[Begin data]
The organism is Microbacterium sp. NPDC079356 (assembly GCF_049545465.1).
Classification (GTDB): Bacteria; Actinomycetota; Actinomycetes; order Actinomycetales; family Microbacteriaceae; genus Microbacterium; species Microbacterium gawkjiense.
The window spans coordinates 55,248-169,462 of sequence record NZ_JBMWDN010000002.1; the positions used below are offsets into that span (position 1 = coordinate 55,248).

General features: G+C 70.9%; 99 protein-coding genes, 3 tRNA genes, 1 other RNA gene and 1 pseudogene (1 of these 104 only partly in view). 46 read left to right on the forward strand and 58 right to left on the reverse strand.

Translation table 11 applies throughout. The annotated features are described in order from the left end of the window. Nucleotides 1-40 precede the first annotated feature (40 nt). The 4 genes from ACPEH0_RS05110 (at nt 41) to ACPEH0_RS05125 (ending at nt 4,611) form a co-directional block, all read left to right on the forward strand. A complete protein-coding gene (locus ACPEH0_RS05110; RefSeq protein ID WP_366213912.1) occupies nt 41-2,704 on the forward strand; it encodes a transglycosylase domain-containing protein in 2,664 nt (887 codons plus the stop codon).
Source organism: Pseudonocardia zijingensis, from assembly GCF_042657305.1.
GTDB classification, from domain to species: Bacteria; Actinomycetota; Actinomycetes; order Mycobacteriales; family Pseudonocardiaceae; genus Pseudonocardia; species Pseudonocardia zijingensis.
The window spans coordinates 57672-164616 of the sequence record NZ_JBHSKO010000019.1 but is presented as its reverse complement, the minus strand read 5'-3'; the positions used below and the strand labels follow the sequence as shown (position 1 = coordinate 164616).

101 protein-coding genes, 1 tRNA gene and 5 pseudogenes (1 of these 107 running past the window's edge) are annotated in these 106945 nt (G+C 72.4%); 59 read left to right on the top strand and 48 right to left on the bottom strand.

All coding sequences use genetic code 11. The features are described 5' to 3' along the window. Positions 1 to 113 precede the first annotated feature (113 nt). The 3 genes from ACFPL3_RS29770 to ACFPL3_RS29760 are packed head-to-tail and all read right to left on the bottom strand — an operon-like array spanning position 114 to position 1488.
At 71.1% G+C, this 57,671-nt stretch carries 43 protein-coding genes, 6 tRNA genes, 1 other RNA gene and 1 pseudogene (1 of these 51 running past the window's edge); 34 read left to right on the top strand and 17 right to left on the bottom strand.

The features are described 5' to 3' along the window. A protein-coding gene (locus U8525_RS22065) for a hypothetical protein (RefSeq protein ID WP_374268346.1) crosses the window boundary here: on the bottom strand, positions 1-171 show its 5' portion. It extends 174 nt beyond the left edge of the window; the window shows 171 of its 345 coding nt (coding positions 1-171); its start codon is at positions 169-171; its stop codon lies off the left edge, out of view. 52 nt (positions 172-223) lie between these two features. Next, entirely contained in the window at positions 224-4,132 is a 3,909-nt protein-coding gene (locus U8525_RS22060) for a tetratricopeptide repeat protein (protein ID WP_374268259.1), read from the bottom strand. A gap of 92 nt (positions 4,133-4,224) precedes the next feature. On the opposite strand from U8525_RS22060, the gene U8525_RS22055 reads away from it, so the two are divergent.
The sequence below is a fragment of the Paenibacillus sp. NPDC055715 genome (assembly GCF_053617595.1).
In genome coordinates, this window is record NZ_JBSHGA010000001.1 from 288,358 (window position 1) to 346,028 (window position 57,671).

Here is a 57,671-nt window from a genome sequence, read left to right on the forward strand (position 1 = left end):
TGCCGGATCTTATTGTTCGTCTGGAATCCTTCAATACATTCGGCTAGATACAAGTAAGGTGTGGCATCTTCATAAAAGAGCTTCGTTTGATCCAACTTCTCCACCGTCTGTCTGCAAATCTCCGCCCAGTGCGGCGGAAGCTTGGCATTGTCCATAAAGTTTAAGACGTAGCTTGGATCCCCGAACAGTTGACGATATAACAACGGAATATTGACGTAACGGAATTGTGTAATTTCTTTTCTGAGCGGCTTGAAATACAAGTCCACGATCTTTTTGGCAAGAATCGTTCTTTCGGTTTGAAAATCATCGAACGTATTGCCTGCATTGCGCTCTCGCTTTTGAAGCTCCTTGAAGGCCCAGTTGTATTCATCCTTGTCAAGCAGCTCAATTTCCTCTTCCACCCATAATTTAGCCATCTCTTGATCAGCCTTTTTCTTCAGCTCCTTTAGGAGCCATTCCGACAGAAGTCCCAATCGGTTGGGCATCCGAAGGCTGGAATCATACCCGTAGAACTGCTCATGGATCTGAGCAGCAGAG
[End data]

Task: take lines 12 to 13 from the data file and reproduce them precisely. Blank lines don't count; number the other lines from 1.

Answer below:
The features are described 5' to 3' along the window. A protein-coding gene (locus U8525_RS22065) for a hypothetical protein (RefSeq protein ID WP_374268346.1) crosses the window boundary here: on the bottom strand, positions 1-171 show its 5' portion. It extends 174 nt beyond the left edge of the window; the window shows 171 of its 345 coding nt (coding positions 1-171); its start codon is at positions 169-171; its stop codon lies off the left edge, out of view. 52 nt (positions 172-223) lie between these two features. Next, entirely contained in the window at positions 224-4,132 is a 3,909-nt protein-coding gene (locus U8525_RS22060) for a tetratricopeptide repeat protein (protein ID WP_374268259.1), read from the bottom strand. A gap of 92 nt (positions 4,133-4,224) precedes the next feature. On the opposite strand from U8525_RS22060, the gene U8525_RS22055 reads away from it, so the two are divergent.
The sequence below is a fragment of the Paenibacillus sp. NPDC055715 genome (assembly GCF_053617595.1).